Trains usually stop at the city's main railway station, Roma Termini, which is opposite the Baths of Diocletian, however, the station is closed from 00.30 and 04.30 so you'll alight at Tiburtina station during the night.
There are buses to Rome from various European destinations with operators like Eurolines, Megabus, and Flixbus and from the UK with National Express.
Contrary to popular belief, it is easy to drive to Rome. The Grande Raccordo Anulare motorway (GRA) circles the city and drivers can exit this convenient ring road almost anywhere for the city center.
Whether you're a fan of luxury spa hotels or whether you want good, budget accommodation, you'll find it all in Rome. Since 2011, a small surcharge has been added to the basic cost of accommodation. The city uses this to maintain and repair its magnificent historical landmarks. Charges per person, per night - 2 Euros at campsites, 2.5 Euros at bed & breakfast style hotels, 3 Euros in 2-star hotels, 4 Euros in 3-star hotels and 6 to 7 Euros in 4 and 5-star hotels. Many visitors choose downtown hotels close to the Pantheon and the area close to the Termini station also has hotels to suit all tastes.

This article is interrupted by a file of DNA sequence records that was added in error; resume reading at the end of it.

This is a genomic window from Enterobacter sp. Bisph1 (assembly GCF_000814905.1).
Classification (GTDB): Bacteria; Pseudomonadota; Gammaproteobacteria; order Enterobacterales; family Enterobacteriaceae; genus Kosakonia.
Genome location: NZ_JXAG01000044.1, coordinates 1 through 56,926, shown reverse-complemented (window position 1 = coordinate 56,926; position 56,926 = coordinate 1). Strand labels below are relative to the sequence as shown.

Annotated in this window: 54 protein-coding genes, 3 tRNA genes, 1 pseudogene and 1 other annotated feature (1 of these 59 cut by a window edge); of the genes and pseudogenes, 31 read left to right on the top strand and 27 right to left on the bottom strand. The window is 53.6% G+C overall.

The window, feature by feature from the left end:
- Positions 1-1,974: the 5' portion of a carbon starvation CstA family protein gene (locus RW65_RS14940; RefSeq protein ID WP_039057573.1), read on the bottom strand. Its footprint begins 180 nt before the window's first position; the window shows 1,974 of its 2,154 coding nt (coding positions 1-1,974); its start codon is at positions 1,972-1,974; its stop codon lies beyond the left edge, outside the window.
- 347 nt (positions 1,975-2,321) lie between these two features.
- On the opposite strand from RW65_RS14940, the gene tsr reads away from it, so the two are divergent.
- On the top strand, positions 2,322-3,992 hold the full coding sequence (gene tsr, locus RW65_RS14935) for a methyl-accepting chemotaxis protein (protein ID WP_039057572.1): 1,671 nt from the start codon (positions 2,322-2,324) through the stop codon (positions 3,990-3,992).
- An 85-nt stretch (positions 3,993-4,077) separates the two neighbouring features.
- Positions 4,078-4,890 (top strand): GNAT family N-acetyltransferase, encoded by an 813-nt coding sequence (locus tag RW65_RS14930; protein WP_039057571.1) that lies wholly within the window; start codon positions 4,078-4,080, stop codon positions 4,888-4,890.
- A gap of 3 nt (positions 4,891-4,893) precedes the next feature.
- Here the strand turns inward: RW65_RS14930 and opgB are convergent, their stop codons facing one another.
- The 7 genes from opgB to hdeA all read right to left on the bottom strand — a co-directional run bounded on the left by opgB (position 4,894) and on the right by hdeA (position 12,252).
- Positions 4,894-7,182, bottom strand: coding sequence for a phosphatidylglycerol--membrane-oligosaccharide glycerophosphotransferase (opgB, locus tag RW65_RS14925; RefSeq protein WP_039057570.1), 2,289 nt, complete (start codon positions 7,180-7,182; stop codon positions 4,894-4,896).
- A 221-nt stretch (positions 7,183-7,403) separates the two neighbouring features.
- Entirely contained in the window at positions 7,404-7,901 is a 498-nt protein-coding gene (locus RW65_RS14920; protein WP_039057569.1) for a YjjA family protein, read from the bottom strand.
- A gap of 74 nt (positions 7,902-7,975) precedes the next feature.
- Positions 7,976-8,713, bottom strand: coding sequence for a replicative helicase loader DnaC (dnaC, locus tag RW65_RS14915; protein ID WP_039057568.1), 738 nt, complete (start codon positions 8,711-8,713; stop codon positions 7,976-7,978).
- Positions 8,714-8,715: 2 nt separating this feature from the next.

Modern Centre – the city's entertainment, nightlife and shopping hub. You'll also find the Quirinal Palace and the via Veneto here.
Old Rome – Old Rome is home to the Piazza Navona, the Pantheon, the Ghetto and Campo de' Fiori. Stroll through narrow streets or relax in friendly neighborhood cafes.
Vatican City – The Vatican is a treasure trove of art and history. Notable attractions include St. Peter's Square and the Vatican Museums.